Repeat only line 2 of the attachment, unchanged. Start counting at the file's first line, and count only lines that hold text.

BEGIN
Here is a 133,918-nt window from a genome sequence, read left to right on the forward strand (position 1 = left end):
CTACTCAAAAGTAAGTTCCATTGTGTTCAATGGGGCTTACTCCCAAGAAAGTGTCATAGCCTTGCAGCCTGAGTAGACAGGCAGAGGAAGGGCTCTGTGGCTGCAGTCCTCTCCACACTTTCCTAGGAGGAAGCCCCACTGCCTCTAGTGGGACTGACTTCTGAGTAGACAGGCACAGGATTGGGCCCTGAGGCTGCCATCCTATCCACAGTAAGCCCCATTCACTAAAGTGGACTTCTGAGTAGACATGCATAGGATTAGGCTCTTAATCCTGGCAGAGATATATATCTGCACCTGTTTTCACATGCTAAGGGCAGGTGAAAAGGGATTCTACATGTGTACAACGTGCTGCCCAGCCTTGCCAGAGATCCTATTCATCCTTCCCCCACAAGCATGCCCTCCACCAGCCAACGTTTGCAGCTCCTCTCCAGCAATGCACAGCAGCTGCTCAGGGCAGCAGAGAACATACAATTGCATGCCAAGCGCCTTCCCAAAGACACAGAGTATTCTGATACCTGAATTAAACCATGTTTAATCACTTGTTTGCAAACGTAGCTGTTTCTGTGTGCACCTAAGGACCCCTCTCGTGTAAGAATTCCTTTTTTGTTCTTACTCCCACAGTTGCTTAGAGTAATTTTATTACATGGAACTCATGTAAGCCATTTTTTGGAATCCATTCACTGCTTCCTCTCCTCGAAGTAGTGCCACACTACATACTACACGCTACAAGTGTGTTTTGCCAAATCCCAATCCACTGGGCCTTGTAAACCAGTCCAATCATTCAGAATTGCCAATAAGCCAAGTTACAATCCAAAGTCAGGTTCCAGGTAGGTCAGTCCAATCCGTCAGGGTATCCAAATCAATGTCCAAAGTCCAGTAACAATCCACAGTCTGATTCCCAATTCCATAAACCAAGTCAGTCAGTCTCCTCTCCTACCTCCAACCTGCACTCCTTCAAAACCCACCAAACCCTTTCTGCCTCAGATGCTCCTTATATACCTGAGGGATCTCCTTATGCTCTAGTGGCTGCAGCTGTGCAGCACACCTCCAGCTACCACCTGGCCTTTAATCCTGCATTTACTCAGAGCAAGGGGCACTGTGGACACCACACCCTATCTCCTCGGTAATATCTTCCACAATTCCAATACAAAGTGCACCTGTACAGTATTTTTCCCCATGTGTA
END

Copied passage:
CTACTCAAAAGTAAGTTCCATTGTGTTCAATGGGGCTTACTCCCAAGAAAGTGTCATAGCCTTGCAGCCTGAGTAGACAGGCAGAGGAAGGGCTCTGTGGCTGCAGTCCTCTCCACACTTTCCTAGGAGGAAGCCCCACTGCCTCTAGTGGGACTGACTTCTGAGTAGACAGGCACAGGATTGGGCCCTGAGGCTGCCATCCTATCCACAGTAAGCCCCATTCACTAAAGTGGACTTCTGAGTAGACATGCATAGGATTAGGCTCTTAATCCTGGCAGAGATATATATCTGCACCTGTTTTCACATGCTAAGGGCAGGTGAAAAGGGATTCTACATGTGTACAACGTGCTGCCCAGCCTTGCCAGAGATCCTATTCATCCTTCCCCCACAAGCATGCCCTCCACCAGCCAACGTTTGCAGCTCCTCTCCAGCAATGCACAGCAGCTGCTCAGGGCAGCAGAGAACATACAATTGCATGCCAAGCGCCTTCCCAAAGACACAGAGTATTCTGATACCTGAATTAAACCATGTTTAATCACTTGTTTGCAAACGTAGCTGTTTCTGTGTGCACCTAAGGACCCCTCTCGTGTAAGAATTCCTTTTTTGTTCTTACTCCCACAGTTGCTTAGAGTAATTTTATTACATGGAACTCATGTAAGCCATTTTTTGGAATCCATTCACTGCTTCCTCTCCTCGAAGTAGTGCCACACTACATACTACACGCTACAAGTGTGTTTTGCCAAATCCCAATCCACTGGGCCTTGTAAACCAGTCCAATCATTCAGAATTGCCAATAAGCCAAGTTACAATCCAAAGTCAGGTTCCAGGTAGGTCAGTCCAATCCGTCAGGGTATCCAAATCAATGTCCAAAGTCCAGTAACAATCCACAGTCTGATTCCCAATTCCATAAACCAAGTCAGTCAGTCTCCTCTCCTACCTCCAACCTGCACTCCTTCAAAACCCACCAAACCCTTTCTGCCTCAGATGCTCCTTATATACCTGAGGGATCTCCTTATGCTCTAGTGGCTGCAGCTGTGCAGCACACCTCCAGCTACCACCTGGCCTTTAATCCTGCATTTACTCAGAGCAAGGGGCACTGTGGACACCACACCCTATCTCCTCGGTAATATCTTCCACAATTCCAATACAAAGTGCACCTGTACAGTATTTTTCCCCATGTGTA